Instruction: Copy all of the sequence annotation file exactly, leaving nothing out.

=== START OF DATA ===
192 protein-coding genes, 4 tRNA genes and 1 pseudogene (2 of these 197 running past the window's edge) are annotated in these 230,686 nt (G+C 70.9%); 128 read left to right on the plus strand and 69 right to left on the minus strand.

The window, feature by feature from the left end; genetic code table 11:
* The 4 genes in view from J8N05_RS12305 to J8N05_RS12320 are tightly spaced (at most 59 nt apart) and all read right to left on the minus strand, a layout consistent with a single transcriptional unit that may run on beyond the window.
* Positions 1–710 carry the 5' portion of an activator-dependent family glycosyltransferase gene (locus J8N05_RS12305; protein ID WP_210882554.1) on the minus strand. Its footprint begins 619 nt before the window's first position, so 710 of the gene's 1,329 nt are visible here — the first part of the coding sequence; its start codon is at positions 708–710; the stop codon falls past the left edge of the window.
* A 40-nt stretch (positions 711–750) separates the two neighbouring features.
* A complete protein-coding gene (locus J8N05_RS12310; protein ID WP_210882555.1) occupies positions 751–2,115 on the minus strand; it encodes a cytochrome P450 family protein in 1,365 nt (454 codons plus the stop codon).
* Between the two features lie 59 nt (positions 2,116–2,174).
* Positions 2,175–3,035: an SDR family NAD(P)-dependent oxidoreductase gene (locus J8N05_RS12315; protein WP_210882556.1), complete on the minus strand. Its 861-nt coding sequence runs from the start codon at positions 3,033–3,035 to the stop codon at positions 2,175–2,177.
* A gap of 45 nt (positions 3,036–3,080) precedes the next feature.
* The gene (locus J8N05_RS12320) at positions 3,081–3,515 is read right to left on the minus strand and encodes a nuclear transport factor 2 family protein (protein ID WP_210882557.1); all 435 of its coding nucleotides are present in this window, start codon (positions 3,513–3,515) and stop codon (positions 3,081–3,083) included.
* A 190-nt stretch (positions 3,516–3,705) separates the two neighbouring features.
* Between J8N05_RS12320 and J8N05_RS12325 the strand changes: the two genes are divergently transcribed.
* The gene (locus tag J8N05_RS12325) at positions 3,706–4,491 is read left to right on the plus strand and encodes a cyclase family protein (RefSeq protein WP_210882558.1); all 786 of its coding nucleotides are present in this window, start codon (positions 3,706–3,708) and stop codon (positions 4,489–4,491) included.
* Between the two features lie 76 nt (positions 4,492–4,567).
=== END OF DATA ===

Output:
192 protein-coding genes, 4 tRNA genes and 1 pseudogene (2 of these 197 running past the window's edge) are annotated in these 230,686 nt (G+C 70.9%); 128 read left to right on the plus strand and 69 right to left on the minus strand.

The window, feature by feature from the left end; genetic code table 11:
* The 4 genes in view from J8N05_RS12305 to J8N05_RS12320 are tightly spaced (at most 59 nt apart) and all read right to left on the minus strand, a layout consistent with a single transcriptional unit that may run on beyond the window.
* Positions 1–710 carry the 5' portion of an activator-dependent family glycosyltransferase gene (locus J8N05_RS12305; protein ID WP_210882554.1) on the minus strand. Its footprint begins 619 nt before the window's first position, so 710 of the gene's 1,329 nt are visible here — the first part of the coding sequence; its start codon is at positions 708–710; the stop codon falls past the left edge of the window.
* A 40-nt stretch (positions 711–750) separates the two neighbouring features.
* A complete protein-coding gene (locus J8N05_RS12310; protein ID WP_210882555.1) occupies positions 751–2,115 on the minus strand; it encodes a cytochrome P450 family protein in 1,365 nt (454 codons plus the stop codon).
* Between the two features lie 59 nt (positions 2,116–2,174).
* Positions 2,175–3,035: an SDR family NAD(P)-dependent oxidoreductase gene (locus J8N05_RS12315; protein WP_210882556.1), complete on the minus strand. Its 861-nt coding sequence runs from the start codon at positions 3,033–3,035 to the stop codon at positions 2,175–2,177.
* A gap of 45 nt (positions 3,036–3,080) precedes the next feature.
* The gene (locus J8N05_RS12320) at positions 3,081–3,515 is read right to left on the minus strand and encodes a nuclear transport factor 2 family protein (protein ID WP_210882557.1); all 435 of its coding nucleotides are present in this window, start codon (positions 3,513–3,515) and stop codon (positions 3,081–3,083) included.
* A 190-nt stretch (positions 3,516–3,705) separates the two neighbouring features.
* Between J8N05_RS12320 and J8N05_RS12325 the strand changes: the two genes are divergently transcribed.
* The gene (locus tag J8N05_RS12325) at positions 3,706–4,491 is read left to right on the plus strand and encodes a cyclase family protein (RefSeq protein WP_210882558.1); all 786 of its coding nucleotides are present in this window, start codon (positions 3,706–3,708) and stop codon (positions 4,489–4,491) included.
* Between the two features lie 76 nt (positions 4,492–4,567).